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Avatar and The Hurt Locker lead Oscar race

The most expensive film ever made, James Cameron’s sci-fi epic Avatar – already the highest grossing film of all time – is sharing top-billing in the Oscar nomination stakes with a low-budget, independently financed thriller, director by his ex-wife Kathryn Bigelow, The Hurt Locker.
Each film has secured nine nominations – including Best Director and Best Picture, in a newly expanded field of ten.
Bigelow is only the fourth woman to be nominated for Best Director at the Oscars, and coming to the competition with the Director’s Guild medal could hold her in good stead to become the first women to pick up arguably the most coveted creative Oscar.
Battling the former couple are Quentin Tarantino, for Inglourious Basterds, Lee Daniels for Precious and Jason Reitman for Up In The Air.
All five of those films are up for Best Picture, alongside A Serious Man, The Blind Side, District 9, the animation Up and the British hope, An Education.
Its star Carey Mulligan is one of two British nominees in the Best Actress role; Dame Helen Mirren picks up her fourth Oscar nomination for The Last Station. They face competition from Meryl Streep (Julie & Julia), Gabourey Sidibe (precious) and Sandra Bullock (The Blind Side), whose profile has been raised by recognition from her peers at the Screen Actors Guild.
There’s a British hope in the Best Actor race too — Colin Firth, for A Single Man. The favourite in this category, though, is Jeff Bridges, for Crazy Heart. George Clooney also picked up a widely expected nomination for Up In The Air with a less than expected nod for the star of The Hurt Locker, Jeremy Renner. The final nominee here is Morgan Freeman, who plays Nelson Mandela in Invictus. Playing a real-life character never did anyone any harm in this category.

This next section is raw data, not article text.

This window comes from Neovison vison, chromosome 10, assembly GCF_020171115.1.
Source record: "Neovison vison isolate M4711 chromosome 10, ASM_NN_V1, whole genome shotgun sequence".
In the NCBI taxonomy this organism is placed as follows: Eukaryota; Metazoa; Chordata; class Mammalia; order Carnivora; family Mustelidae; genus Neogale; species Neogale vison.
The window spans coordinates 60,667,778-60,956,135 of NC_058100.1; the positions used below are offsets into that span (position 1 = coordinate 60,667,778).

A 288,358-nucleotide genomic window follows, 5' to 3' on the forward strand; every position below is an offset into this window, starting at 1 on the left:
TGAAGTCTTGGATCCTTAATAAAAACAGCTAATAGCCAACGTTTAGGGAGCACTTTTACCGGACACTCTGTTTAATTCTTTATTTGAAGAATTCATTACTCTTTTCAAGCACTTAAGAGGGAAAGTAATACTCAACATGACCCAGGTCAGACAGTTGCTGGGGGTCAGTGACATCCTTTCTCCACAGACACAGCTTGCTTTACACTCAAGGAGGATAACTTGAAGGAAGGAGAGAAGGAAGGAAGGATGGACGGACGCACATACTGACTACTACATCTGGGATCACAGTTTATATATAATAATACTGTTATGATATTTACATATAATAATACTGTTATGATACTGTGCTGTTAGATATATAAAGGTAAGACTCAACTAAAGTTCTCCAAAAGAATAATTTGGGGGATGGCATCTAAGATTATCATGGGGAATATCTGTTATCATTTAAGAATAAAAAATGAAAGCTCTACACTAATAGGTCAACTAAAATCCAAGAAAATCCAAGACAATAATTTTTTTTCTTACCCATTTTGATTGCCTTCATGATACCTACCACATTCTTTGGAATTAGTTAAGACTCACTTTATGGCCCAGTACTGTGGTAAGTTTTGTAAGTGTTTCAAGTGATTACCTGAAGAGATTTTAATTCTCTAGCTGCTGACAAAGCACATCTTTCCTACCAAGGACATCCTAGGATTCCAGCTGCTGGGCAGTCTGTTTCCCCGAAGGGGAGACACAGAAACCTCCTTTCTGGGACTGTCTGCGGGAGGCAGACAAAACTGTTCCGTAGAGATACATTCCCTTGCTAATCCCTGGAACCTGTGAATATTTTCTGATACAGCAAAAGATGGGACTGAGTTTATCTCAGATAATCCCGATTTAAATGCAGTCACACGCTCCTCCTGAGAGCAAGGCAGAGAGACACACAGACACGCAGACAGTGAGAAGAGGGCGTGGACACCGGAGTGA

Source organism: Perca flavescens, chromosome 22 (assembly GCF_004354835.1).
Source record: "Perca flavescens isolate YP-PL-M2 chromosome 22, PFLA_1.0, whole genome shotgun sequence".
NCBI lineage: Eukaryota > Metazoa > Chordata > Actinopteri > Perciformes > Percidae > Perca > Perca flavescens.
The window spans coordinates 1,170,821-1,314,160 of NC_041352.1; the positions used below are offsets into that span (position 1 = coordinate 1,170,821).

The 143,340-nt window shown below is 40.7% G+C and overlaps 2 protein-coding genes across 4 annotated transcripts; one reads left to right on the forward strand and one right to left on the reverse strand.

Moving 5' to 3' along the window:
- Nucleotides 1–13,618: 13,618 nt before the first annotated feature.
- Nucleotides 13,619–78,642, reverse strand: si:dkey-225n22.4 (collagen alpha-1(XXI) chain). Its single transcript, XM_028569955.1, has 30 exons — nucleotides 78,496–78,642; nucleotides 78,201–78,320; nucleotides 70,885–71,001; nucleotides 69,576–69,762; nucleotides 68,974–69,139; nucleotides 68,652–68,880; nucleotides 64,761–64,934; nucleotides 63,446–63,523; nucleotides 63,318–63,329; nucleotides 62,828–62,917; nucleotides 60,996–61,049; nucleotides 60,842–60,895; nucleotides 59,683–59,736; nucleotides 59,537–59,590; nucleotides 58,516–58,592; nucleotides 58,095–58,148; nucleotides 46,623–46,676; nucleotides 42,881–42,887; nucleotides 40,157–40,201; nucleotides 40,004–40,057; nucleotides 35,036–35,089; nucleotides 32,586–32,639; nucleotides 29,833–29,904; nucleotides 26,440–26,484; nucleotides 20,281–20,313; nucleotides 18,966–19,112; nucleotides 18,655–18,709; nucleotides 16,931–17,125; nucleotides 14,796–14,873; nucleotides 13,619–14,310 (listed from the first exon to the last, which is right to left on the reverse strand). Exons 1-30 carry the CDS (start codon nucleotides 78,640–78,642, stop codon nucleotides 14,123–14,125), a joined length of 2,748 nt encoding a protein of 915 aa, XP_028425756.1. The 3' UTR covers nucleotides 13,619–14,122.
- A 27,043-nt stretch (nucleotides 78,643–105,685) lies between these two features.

His co-star, as South African rugby captain Francois Pienaar, Matt Damon, is in the running for the Best Supporting Actor Oscar, alongside Christopher Plummer (The Last Station), Stanley Tucci (The Lovely Bones), Woody Harrelson (The Messenger) and the hotly tipped Christoph Waltz, whose fearsome performance as the Jew Hunter in Inglourious Basterds has been widely acclaimed.
Up In The Air co-stars Vera Farmiga and Anna Kendrick are competing against each other for the Best Supporting Actress Oscar. Maggie Gyllenhaal (Crazy Heart) and last year’s winner Penelope Cruz (Nine) are also in the running. But Mo’Nique’s abusive mother in Precious has already seen her pick up prizes in this category at other awards ceremonies.
There are more British nominees in the Best Adapted Screenplay category, with Nick Hornby nominated for turning Lynn Barber’s memoirs into An Education while Armando Iannucci and his team have brought The Thick of It to the big screen with In The Loop. Geoffrey Fletcher (precious), Jason Reitman and Sheldon Turner (Up In The Air) and Neill Blomkamp and Terri Tatchell (District 9) are the ones they have to beat.
In the Best Original Screenplay category, the Coen Brothers are nominated for A Serious Man, Quentin Tarantino is recognised for Inglourious Basterds, Mark Boal is up for The Hurt Locker, Alessandro Camon and Oren Moverman for The Messenger and the writers of Up, Bob Peterson, Pete Docter and Tom McCarthy.
As expected the two big foreign films of the year, A Prophet and The White Ribbon, are facing each other again – with competition from Israel’s Ajami, Peru’s The Milk of Sorrow and The Secret of Your Eyes, from Argentina.
The awards will be handed out at a ceremony, hosted by Steve Martin and Alec Baldwin, on Sunday the 7th March.

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